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THE LEAD WITH JAKE TAPPER

Supreme Court Upholds Trump Travel Ban; Interview with Minnesota Congressman Keith Ellison. Aired 4-4:30p ET

Aired June 26, 2018 - 16:00   ET

THIS IS A RUSH TRANSCRIPT. THIS COPY MAY NOT BE IN ITS FINAL FORM AND MAY BE UPDATED.


[16:00:01]

UNIDENTIFIED MALE: And the heroic acts of lieutenant -- of this Lieutenant Garlin Conner become for us a lifetime of strength.

We ask you always for your continued presence for all of our American heroes serving home and abroad in military service. Continue to pour your wisdom on our leaders and fill Pauline Conner, her family and our entire nation with your peace, today and always. Amen.

JAKE TAPPER, CNN ANCHOR: Good afternoon. Welcome to THE LEAD. I'm Jake Tapper.

You have been watching President Trump honoring the Medal of Honor to a World War II soldier, 1st Lieutenant Garlin Conner. We're going to have more on his remarkable story later in the show.

But let's begin with the politics lead today, what President Trump is calling -- quote -- "a tremendous victory" and a -- quote -- "moment of profound vindication" and what his critics are calling bigotry and, un-American and cruel.

The Supreme Court in a 5-4 decision upholding President Trump's third version of his travel ban. That ban started during the campaign, of course, as a blanket ban on all Muslims entering the U.S., just a proposal. The first actual ban after Mr. Trump took office was an executive action which halted visas for individuals traveling from seven majority Muslim countries and wreaked havoc at the nation's airports, as you might recall.

That issue -- that order was stayed by the courts and then the legal process began, of course. This third version, which the highest court in the land today ruled constitutional, restricts entry into the U.S. in varying degrees for individuals from five majority Muslim countries, but also those from Venezuela and North Korea.

The Supreme Court ruled today that the president has broad powers under immigration law to act to protect national security. The court also said that the ruling was not focused on public anti-Muslim statements made by President Trump.

CNN's Kaitlan Collins is at the White House for us, and my panel of experts is here with me as well to dive into all of this.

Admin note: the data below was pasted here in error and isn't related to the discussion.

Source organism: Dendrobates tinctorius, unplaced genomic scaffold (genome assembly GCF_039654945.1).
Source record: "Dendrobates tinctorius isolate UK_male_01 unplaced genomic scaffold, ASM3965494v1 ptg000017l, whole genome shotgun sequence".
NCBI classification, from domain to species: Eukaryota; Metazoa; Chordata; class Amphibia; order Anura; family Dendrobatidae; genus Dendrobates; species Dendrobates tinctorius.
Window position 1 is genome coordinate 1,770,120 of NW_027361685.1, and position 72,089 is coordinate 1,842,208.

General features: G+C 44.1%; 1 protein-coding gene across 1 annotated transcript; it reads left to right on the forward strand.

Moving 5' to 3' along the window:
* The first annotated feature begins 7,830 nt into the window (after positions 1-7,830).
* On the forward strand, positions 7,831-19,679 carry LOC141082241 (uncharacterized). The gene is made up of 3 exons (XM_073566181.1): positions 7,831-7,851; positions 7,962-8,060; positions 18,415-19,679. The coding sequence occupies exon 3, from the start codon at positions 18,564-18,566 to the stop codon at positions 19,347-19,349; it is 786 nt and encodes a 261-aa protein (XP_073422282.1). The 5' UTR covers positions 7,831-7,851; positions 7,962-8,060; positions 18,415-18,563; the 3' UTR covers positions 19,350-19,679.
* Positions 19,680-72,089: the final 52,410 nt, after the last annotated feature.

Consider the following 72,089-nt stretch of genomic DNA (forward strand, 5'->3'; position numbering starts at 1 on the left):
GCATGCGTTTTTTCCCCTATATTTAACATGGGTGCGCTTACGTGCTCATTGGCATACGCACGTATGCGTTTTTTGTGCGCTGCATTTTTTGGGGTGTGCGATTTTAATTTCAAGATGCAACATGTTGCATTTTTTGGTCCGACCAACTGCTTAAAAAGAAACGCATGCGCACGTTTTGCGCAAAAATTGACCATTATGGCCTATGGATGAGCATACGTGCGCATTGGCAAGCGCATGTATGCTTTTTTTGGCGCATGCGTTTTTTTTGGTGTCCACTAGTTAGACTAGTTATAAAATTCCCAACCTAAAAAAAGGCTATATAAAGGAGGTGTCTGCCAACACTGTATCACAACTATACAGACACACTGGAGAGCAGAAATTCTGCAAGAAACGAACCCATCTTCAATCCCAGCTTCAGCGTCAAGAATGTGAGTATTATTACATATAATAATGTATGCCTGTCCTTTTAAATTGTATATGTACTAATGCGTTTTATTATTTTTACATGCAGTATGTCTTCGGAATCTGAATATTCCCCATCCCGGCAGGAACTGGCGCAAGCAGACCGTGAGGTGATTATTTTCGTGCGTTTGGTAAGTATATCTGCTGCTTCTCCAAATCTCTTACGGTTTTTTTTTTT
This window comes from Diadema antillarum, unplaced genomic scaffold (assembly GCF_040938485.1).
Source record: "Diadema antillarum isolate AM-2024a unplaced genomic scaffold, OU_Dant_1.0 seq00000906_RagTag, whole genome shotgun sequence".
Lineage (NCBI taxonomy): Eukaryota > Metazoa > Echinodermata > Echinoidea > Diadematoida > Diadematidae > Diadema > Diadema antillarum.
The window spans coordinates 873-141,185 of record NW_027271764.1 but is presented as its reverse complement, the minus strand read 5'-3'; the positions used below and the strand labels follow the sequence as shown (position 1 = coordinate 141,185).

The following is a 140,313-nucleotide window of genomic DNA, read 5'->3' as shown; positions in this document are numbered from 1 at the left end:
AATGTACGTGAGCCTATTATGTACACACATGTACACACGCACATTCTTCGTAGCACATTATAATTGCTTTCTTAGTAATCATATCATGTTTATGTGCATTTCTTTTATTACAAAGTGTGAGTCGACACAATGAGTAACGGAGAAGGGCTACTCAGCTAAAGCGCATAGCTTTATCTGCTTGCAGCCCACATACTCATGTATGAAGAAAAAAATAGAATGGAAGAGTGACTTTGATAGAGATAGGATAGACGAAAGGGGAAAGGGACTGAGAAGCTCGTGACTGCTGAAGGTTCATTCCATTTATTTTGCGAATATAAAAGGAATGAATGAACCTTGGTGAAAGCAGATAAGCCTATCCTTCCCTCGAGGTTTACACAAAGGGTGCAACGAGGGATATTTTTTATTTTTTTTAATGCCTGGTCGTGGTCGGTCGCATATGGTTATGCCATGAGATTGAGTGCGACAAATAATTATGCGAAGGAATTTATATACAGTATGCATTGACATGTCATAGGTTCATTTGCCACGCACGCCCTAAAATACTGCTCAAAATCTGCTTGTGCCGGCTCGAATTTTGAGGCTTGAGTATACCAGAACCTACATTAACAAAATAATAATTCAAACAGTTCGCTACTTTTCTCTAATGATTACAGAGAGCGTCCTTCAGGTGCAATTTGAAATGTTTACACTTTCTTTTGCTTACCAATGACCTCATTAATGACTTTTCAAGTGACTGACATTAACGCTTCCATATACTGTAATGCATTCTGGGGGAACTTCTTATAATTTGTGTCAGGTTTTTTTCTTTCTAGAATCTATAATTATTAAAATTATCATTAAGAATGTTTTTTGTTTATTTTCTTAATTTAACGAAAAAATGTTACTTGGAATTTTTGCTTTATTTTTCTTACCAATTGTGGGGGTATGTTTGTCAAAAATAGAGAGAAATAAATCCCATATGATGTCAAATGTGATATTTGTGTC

But let's start with Kaitlan. The president called this vindication, but, to be clear, he's also

criticized this third version as watered-down and in fact last year he had to be talked into signing off on it.

KAITLAN COLLINS, CNN WHITE HOUSE CORRESPONDENT: That is right, Jake.

Today, the president is touting this as a victory. But just a little over a year ago, the president was criticizing his Justice Department for narrowing this ban so it could have legal muster, because he believed that it was then too politically correct and watered down.

Now, he said all of that publicly, but privately he was telling his aides he didn't want to sign this version of the ban, this version that was upheld today, and that he believed too many foreigners were being allowed into the country.

Now, that is what he said one year ago today about this ban, and here is what he said today about it.

(BEGIN VIDEOTAPE)

COLLINS (voice-over): President Trump triumphant today, declaring victory after the Supreme Court upheld his administration's travel ban with a 5-4 vote.

DONALD TRUMP, PRESIDENT OF THE UNITED STATES: A tremendous success, a tremendous victory for the American people and for our Constitution. This is a great victory for our Constitution.

COLLINS: After months of court battles, there was an air of vindication inside the West Wing.

TRUMP: The ruling shows that all of the attacks from the media and the Democrat politicians are wrong and they turned out to be very wrong.

COLLINS: The decision seen as a major statement on presidential powers. Chief Justice John Roberts arguing that Trump acted lawfully, writing: "The president of the United States possesses an extraordinary power to speak to his fellow citizens and on their behalf."

But Justice Sonia Sotomayor issuing a stinging rebuttal, quoting anti- Muslim statements Trump had made in the past and writing, "That holding erodes the foundational principles of religious tolerance that the court elsewhere has so emphatically protected."

TRUMP: Donald J. Trump is calling for a total and complete shutdown of the Muslims entering the United States until our country's representatives can figure out what the hell is going on.

COLLINS: The original travel ban was one of Trump's first policies in office. This is a much narrower version after lower courts struck down the first two.

The first caused widespread chaos at airports nationwide. The second version also faced challenges and expired in October. And Third and final version of the much-debated ban, restricting entry from mostly Muslim nations, a measure Trump said was necessary for national security. It also prohibits travel by North Koreans and some Venezuela officials.

Senator Cory Booker blasting the ruling.

SEN. CORY BOOKER (D), NEW JERSEY: Well, this is what I can say is. Thank God we are not a nation of tyranny, because the president has tried multiple times, and his efforts have been diluted by the court system and by good-meaning people. He was not able to do what he wanted to do.

[16:05:03]

COLLINS: The decision coming as the president's zero tolerance immigration policy has caused controversy on the southern border. Asked if he feels emboldened by the decision, Trump saying this today: